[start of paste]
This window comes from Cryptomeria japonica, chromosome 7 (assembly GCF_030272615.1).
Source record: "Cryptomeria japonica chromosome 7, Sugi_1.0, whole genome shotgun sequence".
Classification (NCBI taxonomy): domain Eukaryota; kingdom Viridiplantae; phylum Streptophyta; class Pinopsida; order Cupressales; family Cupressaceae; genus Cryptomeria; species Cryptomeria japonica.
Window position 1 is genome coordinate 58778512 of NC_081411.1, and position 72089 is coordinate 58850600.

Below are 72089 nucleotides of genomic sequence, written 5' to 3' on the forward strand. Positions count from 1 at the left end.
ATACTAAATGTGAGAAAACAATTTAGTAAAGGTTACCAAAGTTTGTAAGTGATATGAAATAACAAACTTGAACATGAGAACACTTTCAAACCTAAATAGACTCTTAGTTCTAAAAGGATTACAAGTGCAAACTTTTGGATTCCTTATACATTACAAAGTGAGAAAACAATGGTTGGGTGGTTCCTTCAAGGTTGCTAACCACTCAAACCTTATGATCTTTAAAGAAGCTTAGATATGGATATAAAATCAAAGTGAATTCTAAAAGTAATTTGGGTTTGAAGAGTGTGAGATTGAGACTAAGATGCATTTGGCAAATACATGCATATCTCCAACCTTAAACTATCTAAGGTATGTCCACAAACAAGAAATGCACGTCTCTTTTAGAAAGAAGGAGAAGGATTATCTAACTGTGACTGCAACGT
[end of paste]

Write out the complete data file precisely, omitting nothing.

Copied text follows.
This window comes from Cryptomeria japonica, chromosome 7 (assembly GCF_030272615.1).
Source record: "Cryptomeria japonica chromosome 7, Sugi_1.0, whole genome shotgun sequence".
Classification (NCBI taxonomy): domain Eukaryota; kingdom Viridiplantae; phylum Streptophyta; class Pinopsida; order Cupressales; family Cupressaceae; genus Cryptomeria; species Cryptomeria japonica.
Window position 1 is genome coordinate 58778512 of NC_081411.1, and position 72089 is coordinate 58850600.

Below are 72089 nucleotides of genomic sequence, written 5' to 3' on the forward strand. Positions count from 1 at the left end.
ATACTAAATGTGAGAAAACAATTTAGTAAAGGTTACCAAAGTTTGTAAGTGATATGAAATAACAAACTTGAACATGAGAACACTTTCAAACCTAAATAGACTCTTAGTTCTAAAAGGATTACAAGTGCAAACTTTTGGATTCCTTATACATTACAAAGTGAGAAAACAATGGTTGGGTGGTTCCTTCAAGGTTGCTAACCACTCAAACCTTATGATCTTTAAAGAAGCTTAGATATGGATATAAAATCAAAGTGAATTCTAAAAGTAATTTGGGTTTGAAGAGTGTGAGATTGAGACTAAGATGCATTTGGCAAATACATGCATATCTCCAACCTTAAACTATCTAAGGTATGTCCACAAACAAGAAATGCACGTCTCTTTTAGAAAGAAGGAGAAGGATTATCTAACTGTGACTGCAACGT